Provincialism Ys


Review by · May 27, 2001

This CD was given a mark of death by many Falcom fans, calling it Falcom’s worst CD ever. Things have changed a bit, but the negative light continues to shine on Provincialism Ys. I am writing this review to rather put a spotlight on it and show it for what it really is: A quality Falcom CD working well in fusing genres.

Provincialism takes music from Ys and Ys II and gives them techno samples and other such dance-beats and styles. Because the CD is only six tracks, I feel forced to do a track-by-track review.

The Morning Grow is much more mellow than other versions (vocal, Special Arrange, Symphonic), but it still features a guitar solo near the end of the song. This one’s hard to describe; the melody is being played by some sort of reed instrument (though I think it’s all synth)…the song lasts for almost five minutes, with a little something extra added each time through, making it less repetitive than most dance songs.

Palace of Destruction is almost funny with a rhythm that sounds like someone making the beat with noises (*mmm-tick mmm-tick*)…then guitars and trumpets (again synth) to play melodies. In the background you hear some funky 70s guitarin’ goin’ on. Near the end this person start’s breathing, and it’s kind of scary. Otherwise, the track is still fun.

The Last Moment of the Dark is indeed my favorite track. The synth violins aren’t good, and the song really isn’t good on its own…the good thing is the VOICE SAMPLING! They took voice acting from American versions of the game and added them in. The best of the two parts (which I have sampled) is in a VERY dark voice and the most distinct line I can get out of it is “there is no way you could defeat me now”. It just sounds REALLY good with the music, so I LOVE this track.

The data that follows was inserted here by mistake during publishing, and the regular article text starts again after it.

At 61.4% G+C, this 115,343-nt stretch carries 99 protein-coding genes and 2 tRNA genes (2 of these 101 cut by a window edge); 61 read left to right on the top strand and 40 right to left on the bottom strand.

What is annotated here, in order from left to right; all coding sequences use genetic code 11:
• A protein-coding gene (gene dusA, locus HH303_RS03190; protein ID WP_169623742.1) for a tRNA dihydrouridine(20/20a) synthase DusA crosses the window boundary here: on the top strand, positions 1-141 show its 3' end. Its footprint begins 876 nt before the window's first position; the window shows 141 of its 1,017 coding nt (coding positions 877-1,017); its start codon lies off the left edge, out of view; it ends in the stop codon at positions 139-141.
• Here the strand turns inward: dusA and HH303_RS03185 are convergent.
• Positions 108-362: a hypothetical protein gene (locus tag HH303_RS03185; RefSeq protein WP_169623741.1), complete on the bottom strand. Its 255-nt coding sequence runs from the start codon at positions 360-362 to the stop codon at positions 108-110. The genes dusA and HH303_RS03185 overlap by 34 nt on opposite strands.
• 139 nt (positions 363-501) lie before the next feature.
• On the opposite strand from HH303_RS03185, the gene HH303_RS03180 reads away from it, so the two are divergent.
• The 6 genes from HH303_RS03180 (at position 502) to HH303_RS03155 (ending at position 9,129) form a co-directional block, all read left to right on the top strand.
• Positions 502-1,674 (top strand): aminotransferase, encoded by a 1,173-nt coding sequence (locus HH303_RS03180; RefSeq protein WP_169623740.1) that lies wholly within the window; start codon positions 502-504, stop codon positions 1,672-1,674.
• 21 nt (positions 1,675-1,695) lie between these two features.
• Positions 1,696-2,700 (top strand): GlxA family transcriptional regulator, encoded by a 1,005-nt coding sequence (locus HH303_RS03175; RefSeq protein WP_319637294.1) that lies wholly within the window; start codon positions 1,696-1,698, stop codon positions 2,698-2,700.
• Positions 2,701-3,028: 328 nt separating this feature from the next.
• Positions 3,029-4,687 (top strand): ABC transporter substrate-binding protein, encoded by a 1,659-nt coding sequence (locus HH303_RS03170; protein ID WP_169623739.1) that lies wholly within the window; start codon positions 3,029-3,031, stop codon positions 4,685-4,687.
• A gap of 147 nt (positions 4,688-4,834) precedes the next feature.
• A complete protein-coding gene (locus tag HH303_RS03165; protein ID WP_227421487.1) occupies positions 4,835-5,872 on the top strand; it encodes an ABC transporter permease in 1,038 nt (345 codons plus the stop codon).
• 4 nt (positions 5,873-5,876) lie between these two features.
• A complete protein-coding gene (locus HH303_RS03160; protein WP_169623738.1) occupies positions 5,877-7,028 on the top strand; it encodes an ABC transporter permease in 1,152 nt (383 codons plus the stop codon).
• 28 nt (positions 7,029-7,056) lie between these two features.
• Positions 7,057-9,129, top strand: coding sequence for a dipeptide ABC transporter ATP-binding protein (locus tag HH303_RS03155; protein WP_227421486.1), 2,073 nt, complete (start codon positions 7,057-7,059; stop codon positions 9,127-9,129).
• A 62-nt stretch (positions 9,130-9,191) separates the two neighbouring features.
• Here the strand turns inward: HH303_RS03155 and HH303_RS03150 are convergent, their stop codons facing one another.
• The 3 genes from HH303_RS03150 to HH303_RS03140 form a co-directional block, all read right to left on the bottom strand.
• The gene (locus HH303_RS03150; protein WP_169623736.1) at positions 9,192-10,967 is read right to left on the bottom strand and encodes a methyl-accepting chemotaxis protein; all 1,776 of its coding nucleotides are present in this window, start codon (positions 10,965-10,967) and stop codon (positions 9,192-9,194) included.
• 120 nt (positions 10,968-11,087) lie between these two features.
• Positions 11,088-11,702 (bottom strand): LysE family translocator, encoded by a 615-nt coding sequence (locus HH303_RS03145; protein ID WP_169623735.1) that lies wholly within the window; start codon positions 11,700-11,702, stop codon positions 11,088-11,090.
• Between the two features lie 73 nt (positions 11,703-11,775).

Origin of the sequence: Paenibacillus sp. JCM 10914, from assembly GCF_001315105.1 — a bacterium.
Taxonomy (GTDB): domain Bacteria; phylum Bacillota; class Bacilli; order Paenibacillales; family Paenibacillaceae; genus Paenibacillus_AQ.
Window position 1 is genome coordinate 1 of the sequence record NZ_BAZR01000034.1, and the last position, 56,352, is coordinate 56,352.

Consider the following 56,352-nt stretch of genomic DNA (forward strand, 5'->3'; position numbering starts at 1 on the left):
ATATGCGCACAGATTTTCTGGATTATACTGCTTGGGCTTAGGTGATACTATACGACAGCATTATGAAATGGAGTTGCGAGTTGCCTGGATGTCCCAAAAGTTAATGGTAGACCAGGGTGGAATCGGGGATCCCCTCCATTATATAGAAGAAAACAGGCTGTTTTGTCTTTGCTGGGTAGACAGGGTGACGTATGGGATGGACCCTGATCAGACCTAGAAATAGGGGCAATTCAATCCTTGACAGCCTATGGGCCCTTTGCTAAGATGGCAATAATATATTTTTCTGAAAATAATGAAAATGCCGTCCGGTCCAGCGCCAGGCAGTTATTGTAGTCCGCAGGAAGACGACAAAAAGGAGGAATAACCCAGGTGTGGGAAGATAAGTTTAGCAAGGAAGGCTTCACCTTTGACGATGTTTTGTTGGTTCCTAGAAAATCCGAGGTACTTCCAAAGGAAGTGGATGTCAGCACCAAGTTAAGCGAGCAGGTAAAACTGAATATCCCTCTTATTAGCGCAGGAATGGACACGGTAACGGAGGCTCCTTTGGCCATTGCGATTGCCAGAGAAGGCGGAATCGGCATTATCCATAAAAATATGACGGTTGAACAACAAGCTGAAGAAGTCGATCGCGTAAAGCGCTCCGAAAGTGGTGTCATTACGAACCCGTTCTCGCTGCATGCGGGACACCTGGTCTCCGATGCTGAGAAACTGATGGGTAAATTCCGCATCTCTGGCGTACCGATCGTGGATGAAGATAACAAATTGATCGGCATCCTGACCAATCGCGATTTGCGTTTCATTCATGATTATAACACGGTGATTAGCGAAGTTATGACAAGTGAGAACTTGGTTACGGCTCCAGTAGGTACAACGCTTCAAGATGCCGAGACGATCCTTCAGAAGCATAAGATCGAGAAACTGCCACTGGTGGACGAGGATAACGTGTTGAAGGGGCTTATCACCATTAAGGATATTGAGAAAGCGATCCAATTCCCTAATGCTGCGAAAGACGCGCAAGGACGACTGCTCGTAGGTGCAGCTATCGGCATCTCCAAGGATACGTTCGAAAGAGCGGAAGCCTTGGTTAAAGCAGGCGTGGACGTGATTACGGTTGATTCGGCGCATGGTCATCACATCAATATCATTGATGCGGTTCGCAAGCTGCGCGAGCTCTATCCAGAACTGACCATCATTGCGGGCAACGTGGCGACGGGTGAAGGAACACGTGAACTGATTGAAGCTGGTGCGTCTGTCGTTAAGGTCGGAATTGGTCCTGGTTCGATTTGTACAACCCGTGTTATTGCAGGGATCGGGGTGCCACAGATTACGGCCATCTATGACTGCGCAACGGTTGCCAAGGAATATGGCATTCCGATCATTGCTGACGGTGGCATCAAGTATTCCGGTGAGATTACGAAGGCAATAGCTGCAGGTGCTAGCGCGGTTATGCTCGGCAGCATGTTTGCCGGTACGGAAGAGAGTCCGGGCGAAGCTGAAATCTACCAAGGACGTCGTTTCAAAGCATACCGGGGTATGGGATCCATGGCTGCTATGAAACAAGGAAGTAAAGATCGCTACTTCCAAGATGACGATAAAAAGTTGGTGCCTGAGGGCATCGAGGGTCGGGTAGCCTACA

Beat of the Terror starts out sounding AWESOME (this is a favorite of even the most critical Falcom music fans). The first 15 seconds feature an angelic choral solo, and suddenly they hit this high note and the drum samples come in. The sample is ALMOST all that’s different from the special arrangement. That is, until they get to this one part of the song (starts at 1:17 on this CD)…I can’t describe it, but the part it is in comparison with all other versions of this song…this is the best version. It’s like this crazy guitar-echo sound. Then another voice sample is thrown in, fun guitars and piano throughout, and you have yourself a good song.

Any Falcom fan gets tired of Feena real quick. You have to have REALLY impressive versions of the song after hearing it so many times for it to still be good. It is for this reason that I name Feena not only the worst song on the CD, but the worst version of Feena EVER! They have the most annoying percussion, this annoying female voice sample that makes the song sound atonal…the song is pretty repetitive and I just can’t stand it by the end. If anyone makes fun of Provincialism Ys, here is the song they should focus on while criticizing it.

Finally we come to Provincialism Ys, a 15 minute mix of all the previous songs, along with some of the final battle, and many early-90s American dance songs (Flava Flav “Yeeeeah booooyyyy!”, C&C Music Factory), and some other crazy stuff. There really isn’t much a point to this track and I don’t normally listen to it…but it’s funny hearing what voices they added (but there is this girl breathing heavy over the “yeeeaah booooyyyy!” that sounds like it’s coming out of a porno if you know what I mean…not too happy about that).

So, what do I think of the CD? I think it’s one of Falcom’s most creative CDs, after hearing every single hard-rock, vocal, or symphonic track I can stand, this CD was very refreshing. It’s great to listen to while driving short distances, and I like it a lot more than MANY other Falcom arrange CDs (such as JDK Specials). While the CD is mocked by many, those who want it still pay reasonably for it. Don’t expect it on eBay…just ask around on message boards and you’ll probably be able to get it for $30-$40.

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Patrick Gann

Patrick Gann

Therapist by day and gamer by night, Patrick has been offering semi-coherent ramblings about game music to RPGFan since its beginnings. From symphonic arrangements to rock bands to old-school synth OSTs, Patrick keeps the VGM pumping in his home, to the amusement and/or annoyance of his large family of humans and guinea pigs.